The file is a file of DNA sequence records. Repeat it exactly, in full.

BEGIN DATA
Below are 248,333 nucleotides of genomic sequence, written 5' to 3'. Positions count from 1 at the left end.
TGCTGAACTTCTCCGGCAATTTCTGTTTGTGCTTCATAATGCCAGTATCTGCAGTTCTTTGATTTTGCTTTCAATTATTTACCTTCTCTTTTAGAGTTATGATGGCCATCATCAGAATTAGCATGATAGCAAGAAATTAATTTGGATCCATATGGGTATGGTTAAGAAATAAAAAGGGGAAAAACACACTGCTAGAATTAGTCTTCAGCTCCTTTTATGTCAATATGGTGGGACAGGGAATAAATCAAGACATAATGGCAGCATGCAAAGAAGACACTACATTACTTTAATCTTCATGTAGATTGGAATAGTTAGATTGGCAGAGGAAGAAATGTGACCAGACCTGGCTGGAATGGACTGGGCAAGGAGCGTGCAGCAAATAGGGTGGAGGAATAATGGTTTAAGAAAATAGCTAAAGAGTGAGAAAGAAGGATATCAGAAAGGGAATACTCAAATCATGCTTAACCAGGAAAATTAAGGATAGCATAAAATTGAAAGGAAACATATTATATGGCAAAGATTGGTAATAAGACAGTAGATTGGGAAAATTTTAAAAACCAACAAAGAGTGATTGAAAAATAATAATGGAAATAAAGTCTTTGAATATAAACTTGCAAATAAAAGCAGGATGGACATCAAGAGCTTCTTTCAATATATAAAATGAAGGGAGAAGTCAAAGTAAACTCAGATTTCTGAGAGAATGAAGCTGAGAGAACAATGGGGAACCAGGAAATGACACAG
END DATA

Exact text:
Below are 248,333 nucleotides of genomic sequence, written 5' to 3'. Positions count from 1 at the left end.
TGCTGAACTTCTCCGGCAATTTCTGTTTGTGCTTCATAATGCCAGTATCTGCAGTTCTTTGATTTTGCTTTCAATTATTTACCTTCTCTTTTAGAGTTATGATGGCCATCATCAGAATTAGCATGATAGCAAGAAATTAATTTGGATCCATATGGGTATGGTTAAGAAATAAAAAGGGGAAAAACACACTGCTAGAATTAGTCTTCAGCTCCTTTTATGTCAATATGGTGGGACAGGGAATAAATCAAGACATAATGGCAGCATGCAAAGAAGACACTACATTACTTTAATCTTCATGTAGATTGGAATAGTTAGATTGGCAGAGGAAGAAATGTGACCAGACCTGGCTGGAATGGACTGGGCAAGGAGCGTGCAGCAAATAGGGTGGAGGAATAATGGTTTAAGAAAATAGCTAAAGAGTGAGAAAGAAGGATATCAGAAAGGGAATACTCAAATCATGCTTAACCAGGAAAATTAAGGATAGCATAAAATTGAAAGGAAACATATTATATGGCAAAGATTGGTAATAAGACAGTAGATTGGGAAAATTTTAAAAACCAACAAAGAGTGATTGAAAAATAATAATGGAAATAAAGTCTTTGAATATAAACTTGCAAATAAAAGCAGGATGGACATCAAGAGCTTCTTTCAATATATAAAATGAAGGGAGAAGTCAAAGTAAACTCAGATTTCTGAGAGAATGAAGCTGAGAGAACAATGGGGAACCAGGAAATGACACAG